Panama Canal pilots train to handle massive cargo boats on tiny model ships



Crossing the Panama Canal is no easy task. That’s why, whether you’re on a small sailboat or a gigantic cargo ship, your voyage across Central America's famous manmade waterway is helmed by a member of the Panama Canal Pilots Association.

But now the pilots face a very big challenge.

With the $6 billion expansion of the canal that is underway, canal pilots will soon have to contend with post-Panamax behemoths – modern, super-sized vessels that don't currently fit through the locks of the canal. 

So the Pilots Association is sending some of its members to a special training facility in France to help them learn how to deal with the new locks, tugboat system and channels that they’ll have to navigate on completion of the expansion.

It's a little strange that that facility happens to be in the French Alps near the famed ski resort of Grenoble, but what's truly bizarre is that the pilots will be training on one-25th scale model boats that look like they've been built out of Lego blocks, which may well be like training for a Formula One race by practicing on bumper cars.

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The site is called Port Revel and maritime pilots and captains have been going there since it opened in 1967 to train on a 13-acre, manmade lake using meticulously recreated ships – including tiny cargo boats.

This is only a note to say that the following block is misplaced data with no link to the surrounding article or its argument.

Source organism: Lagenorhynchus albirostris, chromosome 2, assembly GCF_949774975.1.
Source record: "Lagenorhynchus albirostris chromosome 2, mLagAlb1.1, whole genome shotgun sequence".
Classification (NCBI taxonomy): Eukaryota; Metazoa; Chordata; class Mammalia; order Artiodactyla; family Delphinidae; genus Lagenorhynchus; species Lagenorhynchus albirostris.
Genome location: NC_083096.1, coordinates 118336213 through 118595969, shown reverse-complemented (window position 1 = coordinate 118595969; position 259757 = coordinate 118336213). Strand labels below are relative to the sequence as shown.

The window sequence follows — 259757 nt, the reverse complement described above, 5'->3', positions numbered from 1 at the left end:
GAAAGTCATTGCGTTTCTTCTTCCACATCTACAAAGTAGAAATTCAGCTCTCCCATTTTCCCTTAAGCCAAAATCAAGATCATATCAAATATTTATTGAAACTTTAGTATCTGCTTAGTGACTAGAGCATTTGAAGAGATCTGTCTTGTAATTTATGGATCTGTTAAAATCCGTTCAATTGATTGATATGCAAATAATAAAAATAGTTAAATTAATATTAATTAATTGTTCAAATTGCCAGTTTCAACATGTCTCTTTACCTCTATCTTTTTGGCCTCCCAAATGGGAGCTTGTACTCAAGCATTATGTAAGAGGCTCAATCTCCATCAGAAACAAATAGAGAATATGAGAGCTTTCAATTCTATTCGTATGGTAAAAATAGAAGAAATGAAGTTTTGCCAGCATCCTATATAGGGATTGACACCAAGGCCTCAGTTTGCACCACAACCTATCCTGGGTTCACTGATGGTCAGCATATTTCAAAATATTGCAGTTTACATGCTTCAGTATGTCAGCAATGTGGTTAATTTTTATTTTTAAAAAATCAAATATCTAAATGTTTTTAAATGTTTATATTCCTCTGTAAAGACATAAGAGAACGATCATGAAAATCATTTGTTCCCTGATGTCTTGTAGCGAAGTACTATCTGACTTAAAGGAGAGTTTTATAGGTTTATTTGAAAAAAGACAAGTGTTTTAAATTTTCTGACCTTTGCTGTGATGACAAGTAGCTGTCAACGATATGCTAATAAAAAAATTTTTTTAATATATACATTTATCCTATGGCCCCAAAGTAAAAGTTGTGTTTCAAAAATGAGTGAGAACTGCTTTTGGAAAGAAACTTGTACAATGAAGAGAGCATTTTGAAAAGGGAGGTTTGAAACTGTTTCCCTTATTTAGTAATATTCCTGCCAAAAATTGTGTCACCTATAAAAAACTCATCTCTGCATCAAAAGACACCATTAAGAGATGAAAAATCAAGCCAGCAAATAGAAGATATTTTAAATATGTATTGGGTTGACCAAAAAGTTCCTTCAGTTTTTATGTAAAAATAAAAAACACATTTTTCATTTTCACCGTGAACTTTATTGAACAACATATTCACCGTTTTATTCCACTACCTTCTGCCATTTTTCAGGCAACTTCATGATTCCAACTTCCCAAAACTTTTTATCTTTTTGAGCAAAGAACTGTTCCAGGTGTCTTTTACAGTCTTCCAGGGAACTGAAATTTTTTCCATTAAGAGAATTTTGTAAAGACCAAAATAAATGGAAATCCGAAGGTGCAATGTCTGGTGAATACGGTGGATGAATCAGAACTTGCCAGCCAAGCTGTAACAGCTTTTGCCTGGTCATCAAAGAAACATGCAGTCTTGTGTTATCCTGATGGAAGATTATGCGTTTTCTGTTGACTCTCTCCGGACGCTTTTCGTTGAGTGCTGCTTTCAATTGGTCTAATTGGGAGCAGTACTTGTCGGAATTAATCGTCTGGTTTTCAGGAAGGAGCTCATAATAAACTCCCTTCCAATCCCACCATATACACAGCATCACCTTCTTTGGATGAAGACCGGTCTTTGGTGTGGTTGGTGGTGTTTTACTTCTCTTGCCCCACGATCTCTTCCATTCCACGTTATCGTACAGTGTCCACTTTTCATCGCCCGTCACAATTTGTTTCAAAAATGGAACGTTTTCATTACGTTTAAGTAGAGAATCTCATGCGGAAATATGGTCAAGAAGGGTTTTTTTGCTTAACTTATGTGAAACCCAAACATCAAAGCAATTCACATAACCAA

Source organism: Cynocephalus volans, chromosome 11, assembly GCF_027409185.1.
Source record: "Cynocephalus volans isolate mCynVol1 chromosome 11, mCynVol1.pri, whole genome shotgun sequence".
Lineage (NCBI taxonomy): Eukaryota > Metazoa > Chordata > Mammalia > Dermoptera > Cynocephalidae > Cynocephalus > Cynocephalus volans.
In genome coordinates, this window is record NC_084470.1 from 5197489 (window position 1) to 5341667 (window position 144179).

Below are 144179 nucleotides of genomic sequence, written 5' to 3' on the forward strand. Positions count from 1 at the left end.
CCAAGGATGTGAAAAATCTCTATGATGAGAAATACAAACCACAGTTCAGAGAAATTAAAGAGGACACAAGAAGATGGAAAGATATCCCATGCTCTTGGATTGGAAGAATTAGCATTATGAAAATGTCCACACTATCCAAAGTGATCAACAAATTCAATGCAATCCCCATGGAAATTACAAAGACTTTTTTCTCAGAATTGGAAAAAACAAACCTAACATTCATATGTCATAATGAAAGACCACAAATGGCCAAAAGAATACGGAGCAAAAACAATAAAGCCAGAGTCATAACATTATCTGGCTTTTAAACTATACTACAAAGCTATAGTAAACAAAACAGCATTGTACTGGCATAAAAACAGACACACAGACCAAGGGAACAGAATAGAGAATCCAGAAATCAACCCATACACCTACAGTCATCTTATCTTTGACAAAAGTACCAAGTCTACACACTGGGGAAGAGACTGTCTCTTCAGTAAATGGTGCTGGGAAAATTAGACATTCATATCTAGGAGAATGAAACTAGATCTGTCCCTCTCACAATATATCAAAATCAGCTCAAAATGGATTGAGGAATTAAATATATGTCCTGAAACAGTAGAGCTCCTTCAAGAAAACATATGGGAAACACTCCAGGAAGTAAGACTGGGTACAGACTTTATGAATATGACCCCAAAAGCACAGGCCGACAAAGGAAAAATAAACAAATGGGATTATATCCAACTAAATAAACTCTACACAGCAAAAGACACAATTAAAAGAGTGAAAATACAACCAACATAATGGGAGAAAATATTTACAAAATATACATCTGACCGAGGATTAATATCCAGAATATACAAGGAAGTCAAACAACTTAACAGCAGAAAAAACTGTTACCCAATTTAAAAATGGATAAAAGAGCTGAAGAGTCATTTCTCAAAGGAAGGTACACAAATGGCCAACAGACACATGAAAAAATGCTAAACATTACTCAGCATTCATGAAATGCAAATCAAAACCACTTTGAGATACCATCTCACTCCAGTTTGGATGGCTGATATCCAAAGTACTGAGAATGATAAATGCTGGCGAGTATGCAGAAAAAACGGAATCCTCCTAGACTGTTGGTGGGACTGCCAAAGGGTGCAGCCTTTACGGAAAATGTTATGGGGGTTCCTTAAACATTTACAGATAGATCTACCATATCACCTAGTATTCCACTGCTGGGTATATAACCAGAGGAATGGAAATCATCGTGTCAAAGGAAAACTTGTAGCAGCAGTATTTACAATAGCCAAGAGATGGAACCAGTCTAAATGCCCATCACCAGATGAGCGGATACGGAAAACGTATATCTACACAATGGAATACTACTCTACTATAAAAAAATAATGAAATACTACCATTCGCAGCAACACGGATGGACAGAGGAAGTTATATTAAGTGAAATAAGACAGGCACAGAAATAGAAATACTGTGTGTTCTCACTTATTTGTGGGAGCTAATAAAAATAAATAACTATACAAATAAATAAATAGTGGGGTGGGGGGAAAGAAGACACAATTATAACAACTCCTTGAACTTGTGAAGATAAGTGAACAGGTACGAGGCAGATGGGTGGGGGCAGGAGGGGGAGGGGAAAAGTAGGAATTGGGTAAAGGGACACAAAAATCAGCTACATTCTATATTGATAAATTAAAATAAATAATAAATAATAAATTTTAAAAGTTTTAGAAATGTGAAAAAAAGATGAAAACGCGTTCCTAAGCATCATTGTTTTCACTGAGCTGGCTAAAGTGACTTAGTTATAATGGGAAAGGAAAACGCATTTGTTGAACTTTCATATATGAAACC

“We concentrate particularly on ship handling in shallow waters, with currents and in emergencies – for example mechanical failures of the engine and or rudder,” Arthur de Graauw, Port Revel’s director, told Wired.

Port Revel, however, is a temporary solution for the Pilots Association. The country plans to build its own training center complete with a lake and 1:25-scale boats.

“At this time we have selected the area, and plans for construction are being made,” said Peter Pusztai, supervisor of the training unit of Marine Simulation, Maritime Research and Development for the Panama Canal Authority. “The lake will contain the Culebra Cut [a narrow waterway in the canal where it crosses the continental divide] to scale with one lake at each end, with their respective locks with two chambers and harbors.”

The canal, which opened to traffic in 1914, can currently accommodate ships that are up to around 950 feet long and as wide as 106 feet. After the canal's expansion, ships up to 1,200 feet long and 160 feet wide will be able to use it. A significant number of post-Panamax cargo ships exceed those dimensions. 

The inter-oceanic waterway handles roughly 6 percent of all global trade.

Efe contributed to this report.

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